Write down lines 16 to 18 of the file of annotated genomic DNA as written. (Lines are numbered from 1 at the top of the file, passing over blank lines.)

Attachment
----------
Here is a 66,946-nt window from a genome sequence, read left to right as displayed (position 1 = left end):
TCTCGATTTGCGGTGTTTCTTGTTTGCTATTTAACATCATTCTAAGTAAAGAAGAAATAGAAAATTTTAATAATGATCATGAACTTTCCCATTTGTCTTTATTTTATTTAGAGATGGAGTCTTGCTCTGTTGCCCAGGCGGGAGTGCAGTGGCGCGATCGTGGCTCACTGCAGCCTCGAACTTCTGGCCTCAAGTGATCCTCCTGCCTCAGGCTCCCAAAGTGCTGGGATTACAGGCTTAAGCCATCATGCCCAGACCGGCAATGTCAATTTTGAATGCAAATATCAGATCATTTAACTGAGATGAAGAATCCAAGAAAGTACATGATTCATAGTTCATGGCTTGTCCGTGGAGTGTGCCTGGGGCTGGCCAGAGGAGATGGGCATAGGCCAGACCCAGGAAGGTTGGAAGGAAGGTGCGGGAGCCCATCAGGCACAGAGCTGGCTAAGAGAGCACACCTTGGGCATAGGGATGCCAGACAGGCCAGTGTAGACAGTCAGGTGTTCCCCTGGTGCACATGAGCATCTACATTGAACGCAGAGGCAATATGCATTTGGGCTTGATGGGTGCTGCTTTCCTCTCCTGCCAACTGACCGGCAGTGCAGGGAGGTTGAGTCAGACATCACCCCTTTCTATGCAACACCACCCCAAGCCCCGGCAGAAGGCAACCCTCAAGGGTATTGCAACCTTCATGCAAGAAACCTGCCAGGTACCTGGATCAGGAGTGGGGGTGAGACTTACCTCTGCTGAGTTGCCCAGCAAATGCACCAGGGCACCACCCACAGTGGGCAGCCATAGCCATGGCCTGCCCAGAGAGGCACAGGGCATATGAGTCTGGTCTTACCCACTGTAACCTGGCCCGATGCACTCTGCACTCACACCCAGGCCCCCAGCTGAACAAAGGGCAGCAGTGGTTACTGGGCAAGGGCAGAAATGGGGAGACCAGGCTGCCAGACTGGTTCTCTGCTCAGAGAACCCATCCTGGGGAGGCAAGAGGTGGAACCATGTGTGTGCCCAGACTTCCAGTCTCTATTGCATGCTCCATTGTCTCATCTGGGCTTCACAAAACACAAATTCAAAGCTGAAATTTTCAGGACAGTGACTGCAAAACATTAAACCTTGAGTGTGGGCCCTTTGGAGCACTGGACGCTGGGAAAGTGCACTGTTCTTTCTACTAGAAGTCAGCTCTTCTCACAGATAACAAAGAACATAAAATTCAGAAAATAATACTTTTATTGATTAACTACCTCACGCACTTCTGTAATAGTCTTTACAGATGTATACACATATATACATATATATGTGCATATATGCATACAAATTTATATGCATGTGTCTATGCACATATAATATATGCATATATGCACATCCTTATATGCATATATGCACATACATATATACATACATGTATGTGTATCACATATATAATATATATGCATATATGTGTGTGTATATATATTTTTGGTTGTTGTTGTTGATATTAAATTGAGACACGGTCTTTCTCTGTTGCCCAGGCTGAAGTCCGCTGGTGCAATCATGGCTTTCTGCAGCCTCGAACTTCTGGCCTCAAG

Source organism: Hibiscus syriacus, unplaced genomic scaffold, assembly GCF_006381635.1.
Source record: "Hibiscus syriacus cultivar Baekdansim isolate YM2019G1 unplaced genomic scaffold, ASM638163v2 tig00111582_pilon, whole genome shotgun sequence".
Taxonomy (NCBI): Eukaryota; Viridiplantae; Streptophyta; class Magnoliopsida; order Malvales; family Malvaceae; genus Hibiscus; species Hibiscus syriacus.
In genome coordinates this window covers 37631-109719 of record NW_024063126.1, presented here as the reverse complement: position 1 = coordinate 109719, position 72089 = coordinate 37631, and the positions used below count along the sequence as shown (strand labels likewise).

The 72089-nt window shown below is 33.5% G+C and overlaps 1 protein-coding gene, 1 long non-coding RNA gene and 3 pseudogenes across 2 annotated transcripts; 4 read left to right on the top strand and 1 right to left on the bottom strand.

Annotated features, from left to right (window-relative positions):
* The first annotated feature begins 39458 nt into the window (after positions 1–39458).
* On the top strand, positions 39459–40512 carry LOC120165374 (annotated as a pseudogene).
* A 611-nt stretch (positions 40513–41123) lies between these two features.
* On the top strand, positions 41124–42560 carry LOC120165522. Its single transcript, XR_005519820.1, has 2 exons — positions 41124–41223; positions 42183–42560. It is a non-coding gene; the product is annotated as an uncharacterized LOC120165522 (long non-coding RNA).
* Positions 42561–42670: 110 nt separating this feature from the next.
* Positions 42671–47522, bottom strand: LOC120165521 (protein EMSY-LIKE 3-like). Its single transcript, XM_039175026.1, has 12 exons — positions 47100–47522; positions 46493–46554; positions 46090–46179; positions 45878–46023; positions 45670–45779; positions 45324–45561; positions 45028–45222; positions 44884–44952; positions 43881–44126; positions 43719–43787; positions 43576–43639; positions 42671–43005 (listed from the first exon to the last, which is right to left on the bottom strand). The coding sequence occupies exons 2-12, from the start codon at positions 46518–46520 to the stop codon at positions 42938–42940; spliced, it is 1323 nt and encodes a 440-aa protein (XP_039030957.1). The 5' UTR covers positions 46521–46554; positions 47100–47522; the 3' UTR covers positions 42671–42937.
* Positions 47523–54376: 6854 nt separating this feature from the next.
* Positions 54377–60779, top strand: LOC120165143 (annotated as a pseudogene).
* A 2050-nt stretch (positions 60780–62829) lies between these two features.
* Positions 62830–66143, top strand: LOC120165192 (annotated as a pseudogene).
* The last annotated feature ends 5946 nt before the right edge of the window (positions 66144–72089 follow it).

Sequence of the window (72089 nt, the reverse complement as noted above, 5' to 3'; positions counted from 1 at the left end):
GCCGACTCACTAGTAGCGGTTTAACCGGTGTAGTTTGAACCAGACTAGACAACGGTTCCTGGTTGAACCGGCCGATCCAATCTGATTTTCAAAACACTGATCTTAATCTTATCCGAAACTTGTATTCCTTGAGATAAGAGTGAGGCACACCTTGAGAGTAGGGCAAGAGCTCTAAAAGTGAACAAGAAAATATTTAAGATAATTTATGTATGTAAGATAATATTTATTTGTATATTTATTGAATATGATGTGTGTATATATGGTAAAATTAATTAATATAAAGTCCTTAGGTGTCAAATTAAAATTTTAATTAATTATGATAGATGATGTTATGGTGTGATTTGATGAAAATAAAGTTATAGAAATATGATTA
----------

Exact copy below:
* Positions 54377–60779, top strand: LOC120165143 (annotated as a pseudogene).
* A 2050-nt stretch (positions 60780–62829) lies between these two features.
* Positions 62830–66143, top strand: LOC120165192 (annotated as a pseudogene).